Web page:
Barbados Cement Company Vies to Build Concrete Roads & Strengthen Barbados’ Infrastructure
Arawak Cement Company is to begin work on a concrete road in April 2017 in a bid to convince Government to move away from asphalt to concrete surfaces. Manuel Toro, General Manager, said the company would construct 200 to 300 meters of road leading to its Checker Hall, St Lucy plant. “We expect to start building that road next month. It is going to be a pilot—just to test the condition of the road, the life cycle of the road, the cost compared with the other alternatives—and then we will communicate to the authorities and the Government to show that this is possible to do,” Toro said.
Michael Lashley, Minister of Transport and Works, discussed the subject with Arawak Cement and offered to have the ministry work closely with the cement company on the project. He said tenders would go out shortly inviting bids from local contractors, some of whom were trained in 2016 in Nicaragua and Panama at the facilities of Arawak’s new owner, CEMEX—an ISCP Member. Engineers tout concrete pavements as typically stronger, more durable, and more
environmentally friendly than asphalt roadways, and can also be grooved to provide durable skid-resistant surfaces. However, they have a higher initial cost, and can be more time-consuming to construct, which is why countries prefer to use asphalt, the experts say. As part of the company’s strategy to expand its market share, Arawak Cement wants to push Barbados towards concrete, Toro explained. “We see a big opportunity there. I think if the plan is to bring more tourism . . . that tourism will need infrastructure, and adequate infrastructure.”
Meanwhile, Toro revealed that the cement company had entered into cooperation agreements with the Samuel Jackman Prescod Polyclinic and the Barbados Community College to source at least ten students studying to become mechanics, electricians and welders will receive six-month internship at the plant. Toro explained, “We want to contribute to [the future of Barbados]. Not only generating employment and payment of taxes . . . also bringing in foreign exchange . . . . Now we want to expand [Arawak’s] business lines because we believe that we have the technology to add to the local industry, especially in concrete and concrete grouts …”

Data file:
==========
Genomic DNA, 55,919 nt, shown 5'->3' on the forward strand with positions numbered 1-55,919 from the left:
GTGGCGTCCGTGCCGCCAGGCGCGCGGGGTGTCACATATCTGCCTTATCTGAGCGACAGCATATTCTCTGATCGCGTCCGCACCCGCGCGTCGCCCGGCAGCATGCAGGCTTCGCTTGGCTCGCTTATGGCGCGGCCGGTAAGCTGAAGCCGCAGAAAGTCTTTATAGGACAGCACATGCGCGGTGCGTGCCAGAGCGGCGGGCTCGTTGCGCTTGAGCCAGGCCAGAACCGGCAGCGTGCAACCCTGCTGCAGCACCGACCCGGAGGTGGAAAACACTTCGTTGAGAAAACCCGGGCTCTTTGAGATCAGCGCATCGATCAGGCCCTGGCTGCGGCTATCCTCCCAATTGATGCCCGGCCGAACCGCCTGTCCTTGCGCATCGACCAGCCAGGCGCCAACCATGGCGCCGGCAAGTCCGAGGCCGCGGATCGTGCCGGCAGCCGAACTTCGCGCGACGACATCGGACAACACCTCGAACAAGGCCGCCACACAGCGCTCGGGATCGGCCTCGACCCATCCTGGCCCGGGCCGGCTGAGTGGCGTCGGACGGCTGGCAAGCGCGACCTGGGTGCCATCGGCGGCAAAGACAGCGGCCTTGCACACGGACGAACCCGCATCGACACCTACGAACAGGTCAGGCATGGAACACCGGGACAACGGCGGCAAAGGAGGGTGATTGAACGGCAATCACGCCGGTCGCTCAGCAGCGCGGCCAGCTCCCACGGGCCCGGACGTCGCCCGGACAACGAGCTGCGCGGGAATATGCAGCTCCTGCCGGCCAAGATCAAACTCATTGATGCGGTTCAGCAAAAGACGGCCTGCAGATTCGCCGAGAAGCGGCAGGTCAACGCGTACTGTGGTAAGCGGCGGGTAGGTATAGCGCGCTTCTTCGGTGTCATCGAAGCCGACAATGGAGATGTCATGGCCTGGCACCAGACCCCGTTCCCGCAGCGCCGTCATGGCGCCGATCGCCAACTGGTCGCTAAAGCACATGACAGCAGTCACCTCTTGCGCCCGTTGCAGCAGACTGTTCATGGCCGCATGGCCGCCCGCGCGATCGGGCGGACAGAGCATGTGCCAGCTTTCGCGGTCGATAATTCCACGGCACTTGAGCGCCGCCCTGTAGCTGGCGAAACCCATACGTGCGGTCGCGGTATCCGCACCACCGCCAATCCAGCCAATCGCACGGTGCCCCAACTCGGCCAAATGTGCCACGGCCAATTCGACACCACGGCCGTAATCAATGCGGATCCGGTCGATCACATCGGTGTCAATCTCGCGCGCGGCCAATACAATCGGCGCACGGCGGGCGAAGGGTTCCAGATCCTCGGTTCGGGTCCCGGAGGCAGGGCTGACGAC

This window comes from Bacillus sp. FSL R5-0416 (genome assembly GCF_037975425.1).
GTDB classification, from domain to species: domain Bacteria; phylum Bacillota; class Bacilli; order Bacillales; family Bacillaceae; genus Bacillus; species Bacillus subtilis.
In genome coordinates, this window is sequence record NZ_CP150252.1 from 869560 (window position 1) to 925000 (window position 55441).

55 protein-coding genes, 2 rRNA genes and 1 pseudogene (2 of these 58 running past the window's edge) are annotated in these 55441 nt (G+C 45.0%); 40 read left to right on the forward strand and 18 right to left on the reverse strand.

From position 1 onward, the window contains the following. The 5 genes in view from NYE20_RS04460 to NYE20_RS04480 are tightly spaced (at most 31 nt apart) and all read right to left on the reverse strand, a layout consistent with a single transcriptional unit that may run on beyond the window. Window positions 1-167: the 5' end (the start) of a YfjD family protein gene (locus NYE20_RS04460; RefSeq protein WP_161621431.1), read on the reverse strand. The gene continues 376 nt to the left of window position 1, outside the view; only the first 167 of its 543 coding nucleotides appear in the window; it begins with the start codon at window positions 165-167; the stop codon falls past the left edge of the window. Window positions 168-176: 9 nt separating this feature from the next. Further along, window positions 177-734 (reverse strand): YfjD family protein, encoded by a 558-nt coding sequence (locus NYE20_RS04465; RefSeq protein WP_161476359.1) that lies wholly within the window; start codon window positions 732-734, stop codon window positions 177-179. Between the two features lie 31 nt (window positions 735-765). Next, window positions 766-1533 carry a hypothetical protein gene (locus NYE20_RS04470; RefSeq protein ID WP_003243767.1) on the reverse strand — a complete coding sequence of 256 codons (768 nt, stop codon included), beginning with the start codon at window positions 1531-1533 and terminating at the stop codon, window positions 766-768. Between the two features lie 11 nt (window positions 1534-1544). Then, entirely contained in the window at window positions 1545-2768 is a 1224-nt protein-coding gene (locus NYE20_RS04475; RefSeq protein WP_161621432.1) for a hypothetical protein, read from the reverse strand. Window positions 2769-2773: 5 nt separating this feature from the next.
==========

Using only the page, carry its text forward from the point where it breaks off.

In a NationNews online article, Toro also explained that the island’s largest cement maker plans to pump US $50 million into the Barbadian economy [in 2017], but they could also save Government almost US $50 million as well. He revealed Arawak has the equipment to build special concrete roads that would last in excess of 20 years before needing repairs, potentially saving Government millions of dollars it currently spends on asphalt—which has a much shorter life.
Barbados (bottom right of map) is a small island in the extreme east of the Caribbean archipelago which gained independence from Great Britain in 1966. It has since transformed itself from a primary economy dependent on sugar-cane exports to one based on the services sector, particularly off-shore services and tourism. Cement industry: Barbados’ sole cement production plant is Arawak Cement, which was built as a turnkey contract by Austria’s Voest-Alpine and began operation in 1984. The plant at St. Lucy operated between mid-1984 and 1991, when the prevailing economics forced the decision to close the kiln at the facility. St. Lucy subsequently operated as a grinding plant for three years until 1994, when it was taken over by Trinidad and Tobago’s Trinidad Cement Ltd (TCL). To read more about Arawak Cement, and the Central American and Caribbean regional cement market, please go to Global Cement: http://www.globalcement.com/magazine/articles/725-central-america-a-the-caribbean-regional-cement-focus.
For full Barbados Today article, by Emmanuel Joseph, March 27, 2017, please go to: https://www.barbadostoday.bb/2017/03/27/arawak-cement-company-to-build-concrete-roads/.
Home page photo: Manuel Toro, General Manager-Arawak Cement Company